In St. Gallen too the working-class movement is making progress.
"Whilst," according to the Wächter, "the Arbeiter undertakes theoretical experiments in social communism, they have started to put it into practice in the Gasterland under the presidency of Hofstitter: they intend to reduce the rate of interest to 2 per cent etc."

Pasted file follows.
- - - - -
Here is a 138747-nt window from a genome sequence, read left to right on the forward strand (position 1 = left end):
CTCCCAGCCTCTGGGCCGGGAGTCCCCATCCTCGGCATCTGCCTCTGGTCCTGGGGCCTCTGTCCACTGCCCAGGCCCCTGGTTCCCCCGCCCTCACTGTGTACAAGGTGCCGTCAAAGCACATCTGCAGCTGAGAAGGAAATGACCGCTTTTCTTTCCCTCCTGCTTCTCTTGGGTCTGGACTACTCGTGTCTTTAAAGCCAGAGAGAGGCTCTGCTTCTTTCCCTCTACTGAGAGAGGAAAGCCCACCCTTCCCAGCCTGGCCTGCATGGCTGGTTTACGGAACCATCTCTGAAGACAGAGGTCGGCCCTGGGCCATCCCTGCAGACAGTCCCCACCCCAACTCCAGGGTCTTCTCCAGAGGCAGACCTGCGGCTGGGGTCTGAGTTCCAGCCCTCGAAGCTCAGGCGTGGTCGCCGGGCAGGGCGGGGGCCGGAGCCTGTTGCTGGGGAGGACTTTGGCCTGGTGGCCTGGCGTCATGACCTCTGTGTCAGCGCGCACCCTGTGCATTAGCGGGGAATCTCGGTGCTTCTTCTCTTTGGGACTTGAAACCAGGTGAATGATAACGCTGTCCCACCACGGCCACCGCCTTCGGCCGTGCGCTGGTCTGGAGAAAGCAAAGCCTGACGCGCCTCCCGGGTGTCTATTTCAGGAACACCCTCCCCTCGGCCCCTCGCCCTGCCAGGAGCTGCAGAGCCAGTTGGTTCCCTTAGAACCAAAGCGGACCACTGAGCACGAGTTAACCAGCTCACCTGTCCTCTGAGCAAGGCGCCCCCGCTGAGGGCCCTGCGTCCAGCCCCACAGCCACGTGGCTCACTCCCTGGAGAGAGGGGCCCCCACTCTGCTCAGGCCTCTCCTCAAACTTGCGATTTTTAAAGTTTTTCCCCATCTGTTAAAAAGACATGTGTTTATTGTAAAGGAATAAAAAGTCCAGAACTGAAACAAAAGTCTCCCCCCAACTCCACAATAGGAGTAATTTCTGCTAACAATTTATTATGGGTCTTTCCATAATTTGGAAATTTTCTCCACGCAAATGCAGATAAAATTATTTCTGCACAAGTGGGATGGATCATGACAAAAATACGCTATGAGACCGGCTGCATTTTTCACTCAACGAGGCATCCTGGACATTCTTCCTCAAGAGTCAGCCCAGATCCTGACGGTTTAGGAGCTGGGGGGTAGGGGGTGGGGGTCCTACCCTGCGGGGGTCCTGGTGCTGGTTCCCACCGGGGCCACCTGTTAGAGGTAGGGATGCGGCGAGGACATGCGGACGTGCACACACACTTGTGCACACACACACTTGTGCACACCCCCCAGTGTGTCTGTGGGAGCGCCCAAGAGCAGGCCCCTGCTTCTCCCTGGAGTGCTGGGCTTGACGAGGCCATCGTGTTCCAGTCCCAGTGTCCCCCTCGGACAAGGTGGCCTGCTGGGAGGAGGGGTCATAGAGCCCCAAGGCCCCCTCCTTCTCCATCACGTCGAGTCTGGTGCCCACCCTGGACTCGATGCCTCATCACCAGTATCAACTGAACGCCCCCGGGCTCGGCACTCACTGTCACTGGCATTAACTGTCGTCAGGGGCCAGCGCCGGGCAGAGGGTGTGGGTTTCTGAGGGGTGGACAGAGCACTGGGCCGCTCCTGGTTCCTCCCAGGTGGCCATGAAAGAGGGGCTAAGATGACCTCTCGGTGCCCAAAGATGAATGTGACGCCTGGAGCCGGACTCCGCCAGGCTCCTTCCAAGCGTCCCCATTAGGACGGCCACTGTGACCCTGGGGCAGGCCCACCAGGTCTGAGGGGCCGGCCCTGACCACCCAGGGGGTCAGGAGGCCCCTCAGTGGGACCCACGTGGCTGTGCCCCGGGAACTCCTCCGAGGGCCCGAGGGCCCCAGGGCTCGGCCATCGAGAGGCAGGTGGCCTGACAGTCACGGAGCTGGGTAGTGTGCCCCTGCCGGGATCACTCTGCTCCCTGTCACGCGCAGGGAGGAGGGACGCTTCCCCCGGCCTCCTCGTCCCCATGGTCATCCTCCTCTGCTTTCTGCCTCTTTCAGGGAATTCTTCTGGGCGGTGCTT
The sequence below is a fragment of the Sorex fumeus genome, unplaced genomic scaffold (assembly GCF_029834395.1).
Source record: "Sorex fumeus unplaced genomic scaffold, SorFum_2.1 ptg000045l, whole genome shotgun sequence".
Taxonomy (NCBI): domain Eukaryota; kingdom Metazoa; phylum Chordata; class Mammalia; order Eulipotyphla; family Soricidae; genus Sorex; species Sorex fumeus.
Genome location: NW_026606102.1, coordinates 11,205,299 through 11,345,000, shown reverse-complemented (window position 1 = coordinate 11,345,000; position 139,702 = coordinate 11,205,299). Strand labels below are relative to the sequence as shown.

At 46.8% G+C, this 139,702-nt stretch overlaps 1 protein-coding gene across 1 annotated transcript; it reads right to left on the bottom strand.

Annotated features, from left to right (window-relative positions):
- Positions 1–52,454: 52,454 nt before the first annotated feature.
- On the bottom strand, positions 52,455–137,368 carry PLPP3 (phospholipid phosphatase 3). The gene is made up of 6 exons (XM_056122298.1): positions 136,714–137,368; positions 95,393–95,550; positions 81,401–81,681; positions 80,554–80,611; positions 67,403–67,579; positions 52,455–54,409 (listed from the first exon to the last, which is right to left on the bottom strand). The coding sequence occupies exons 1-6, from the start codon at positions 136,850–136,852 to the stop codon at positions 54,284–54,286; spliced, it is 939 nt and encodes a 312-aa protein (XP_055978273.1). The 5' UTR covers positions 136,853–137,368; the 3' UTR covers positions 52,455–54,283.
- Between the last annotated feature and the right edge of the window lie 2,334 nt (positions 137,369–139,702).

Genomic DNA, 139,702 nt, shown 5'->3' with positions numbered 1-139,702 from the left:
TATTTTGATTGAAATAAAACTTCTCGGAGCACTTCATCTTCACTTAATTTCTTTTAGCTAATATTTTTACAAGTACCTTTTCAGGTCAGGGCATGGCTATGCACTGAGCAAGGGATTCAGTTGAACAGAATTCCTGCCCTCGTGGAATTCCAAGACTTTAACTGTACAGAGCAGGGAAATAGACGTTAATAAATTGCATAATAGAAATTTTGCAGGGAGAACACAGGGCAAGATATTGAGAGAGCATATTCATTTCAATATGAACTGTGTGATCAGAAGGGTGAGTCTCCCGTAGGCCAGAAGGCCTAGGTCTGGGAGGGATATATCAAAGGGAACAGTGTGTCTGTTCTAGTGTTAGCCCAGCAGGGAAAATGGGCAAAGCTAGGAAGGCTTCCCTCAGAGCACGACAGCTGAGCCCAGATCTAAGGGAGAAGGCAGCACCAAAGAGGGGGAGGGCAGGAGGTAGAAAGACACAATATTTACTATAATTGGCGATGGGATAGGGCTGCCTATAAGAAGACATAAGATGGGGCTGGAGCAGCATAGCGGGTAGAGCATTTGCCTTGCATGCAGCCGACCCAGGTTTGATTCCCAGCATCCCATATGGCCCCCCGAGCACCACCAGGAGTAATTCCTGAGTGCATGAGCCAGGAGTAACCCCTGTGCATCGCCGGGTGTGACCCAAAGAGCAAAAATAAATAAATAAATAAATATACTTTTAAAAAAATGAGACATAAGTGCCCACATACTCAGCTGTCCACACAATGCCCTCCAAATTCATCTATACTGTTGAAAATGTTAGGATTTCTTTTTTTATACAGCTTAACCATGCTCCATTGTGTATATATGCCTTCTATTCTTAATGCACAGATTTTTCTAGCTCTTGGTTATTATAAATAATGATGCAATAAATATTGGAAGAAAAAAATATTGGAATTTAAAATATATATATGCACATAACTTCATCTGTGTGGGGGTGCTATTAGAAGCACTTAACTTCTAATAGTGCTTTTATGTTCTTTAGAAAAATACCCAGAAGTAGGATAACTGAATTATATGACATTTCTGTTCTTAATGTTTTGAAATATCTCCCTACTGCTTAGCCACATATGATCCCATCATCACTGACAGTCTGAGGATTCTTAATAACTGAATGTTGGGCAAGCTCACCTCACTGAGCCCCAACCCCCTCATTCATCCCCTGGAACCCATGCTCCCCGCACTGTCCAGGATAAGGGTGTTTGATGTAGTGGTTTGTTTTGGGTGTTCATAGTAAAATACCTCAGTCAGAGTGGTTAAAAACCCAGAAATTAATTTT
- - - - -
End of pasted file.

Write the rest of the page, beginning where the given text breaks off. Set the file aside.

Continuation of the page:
In fact where the radicals are now in power, they ought to take care not to repulse the workers through their indifference. The Swiss proletariat is still largely what one describes as lumpenproletariat, prepared to sell themselves to anyone who will make extravagant promises. The clergy and the aristocrats do not of course remind the starving people of the times when the peasant was forced to pay tithes to the parish and the lord of the manor; they only ask, what is the present government doing for you? And the most loyal supporters of the Government are unable to reply. If the proletariat in Switzerland were strong enough and sufficiently advanced to form an independent party then opposition to the present radicalism would certainly be justified; under the present circumstances, however, every stand that is taken against the radical politicians amounts to a concession towards the conservatives.